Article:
As my colleagues Rebecca Goldin Ph.D and Jenna Krall note on STATS.org, acupuncture isn’t the only thing that’s prickly. Take odds ratios, the media keep confusing them with odds, which has news organizations to wildly overhype the powers of acupuncture to increase fertility.
For those of you frustrated by several years of “oil sets new [nominal] record” news stories, the news today, is that it really did surpass the record of $39.50 a barrel set in the 1980s, once adjusted for inflation: $103.95 vs $103.76 Hurrah! Or, rather, not.
The blogosphere is burning over Charlotte Allen’s opinion piece in the Washington Post’s Outlook section this weekend, titled “We Scream, We Swoon. How Dumb Can We Get?“, for its perpetuation of stereotypes about women. According to to Outlook editor John Pomfret, the piece was intended to be a tongue-in-cheek meditation on women going Beatle-manic over Obama and what it all really means vis a vis gender differences and innate abilities. At one point, Allen writes:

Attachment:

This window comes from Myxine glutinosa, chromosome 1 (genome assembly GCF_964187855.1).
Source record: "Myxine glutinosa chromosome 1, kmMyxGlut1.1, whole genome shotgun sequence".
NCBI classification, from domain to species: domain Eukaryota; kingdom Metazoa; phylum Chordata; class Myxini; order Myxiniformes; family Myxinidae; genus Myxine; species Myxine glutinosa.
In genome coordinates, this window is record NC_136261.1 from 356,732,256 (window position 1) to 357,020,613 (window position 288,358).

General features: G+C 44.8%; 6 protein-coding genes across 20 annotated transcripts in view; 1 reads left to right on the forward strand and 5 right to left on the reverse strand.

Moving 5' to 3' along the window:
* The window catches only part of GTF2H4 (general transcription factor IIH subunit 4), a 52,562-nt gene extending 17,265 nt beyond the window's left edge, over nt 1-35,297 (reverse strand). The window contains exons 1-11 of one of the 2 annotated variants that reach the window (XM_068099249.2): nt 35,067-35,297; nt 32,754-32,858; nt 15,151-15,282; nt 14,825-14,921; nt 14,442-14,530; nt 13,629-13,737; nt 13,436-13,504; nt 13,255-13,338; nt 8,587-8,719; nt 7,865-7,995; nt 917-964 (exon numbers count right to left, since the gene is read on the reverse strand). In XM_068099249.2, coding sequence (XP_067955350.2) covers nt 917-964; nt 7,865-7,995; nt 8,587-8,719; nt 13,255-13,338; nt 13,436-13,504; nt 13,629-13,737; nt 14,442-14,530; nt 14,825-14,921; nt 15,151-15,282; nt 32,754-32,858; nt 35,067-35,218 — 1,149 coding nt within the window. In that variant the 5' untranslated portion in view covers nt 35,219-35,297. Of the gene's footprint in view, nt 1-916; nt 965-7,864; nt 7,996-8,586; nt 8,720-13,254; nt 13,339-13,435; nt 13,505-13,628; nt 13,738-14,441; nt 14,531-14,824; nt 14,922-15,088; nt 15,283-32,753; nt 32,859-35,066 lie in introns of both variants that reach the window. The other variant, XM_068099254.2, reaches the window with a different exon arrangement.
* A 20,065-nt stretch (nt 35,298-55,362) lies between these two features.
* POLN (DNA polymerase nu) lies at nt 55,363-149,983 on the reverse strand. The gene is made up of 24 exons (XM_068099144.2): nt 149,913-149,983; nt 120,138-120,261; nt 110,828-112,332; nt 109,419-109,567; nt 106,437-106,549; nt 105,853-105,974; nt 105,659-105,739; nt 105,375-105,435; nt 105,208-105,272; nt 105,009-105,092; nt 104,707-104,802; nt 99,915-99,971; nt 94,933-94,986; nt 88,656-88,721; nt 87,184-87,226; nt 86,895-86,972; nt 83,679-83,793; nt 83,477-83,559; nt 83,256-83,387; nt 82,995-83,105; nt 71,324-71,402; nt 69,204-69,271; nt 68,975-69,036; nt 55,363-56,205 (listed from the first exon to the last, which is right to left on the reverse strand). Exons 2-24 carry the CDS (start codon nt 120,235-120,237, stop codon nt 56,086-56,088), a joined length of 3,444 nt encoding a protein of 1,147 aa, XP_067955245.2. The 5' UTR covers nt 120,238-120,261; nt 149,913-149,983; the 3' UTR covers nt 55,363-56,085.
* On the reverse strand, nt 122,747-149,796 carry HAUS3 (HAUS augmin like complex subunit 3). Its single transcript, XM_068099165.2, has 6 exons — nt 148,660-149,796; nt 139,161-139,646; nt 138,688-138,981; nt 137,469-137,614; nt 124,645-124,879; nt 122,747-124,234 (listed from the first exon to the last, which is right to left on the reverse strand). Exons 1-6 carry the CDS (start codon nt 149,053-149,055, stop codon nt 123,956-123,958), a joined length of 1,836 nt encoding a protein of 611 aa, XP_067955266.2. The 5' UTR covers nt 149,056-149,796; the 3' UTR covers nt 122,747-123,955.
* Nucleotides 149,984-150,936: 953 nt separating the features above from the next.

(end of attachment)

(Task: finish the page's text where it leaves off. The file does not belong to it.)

Depressing as it is, several of the supposed misogynist myths about female inferiority have been proven true. Women really are worse drivers than men, for example. A study published in 1998 by the Johns Hopkins schools of medicine and public health revealed that women clocked 5.7 auto accidents per million miles driven, in contrast to men’s 5.1, though men drive about 74 percent more miles a year than women.
If you use a common denominator such as “accidents per million miles driven,” the fact that men, overall, drove more miles has already been factored in. Having said that, the idea that women are at an innate disadvantage in math is weak argument for reasons we explain here.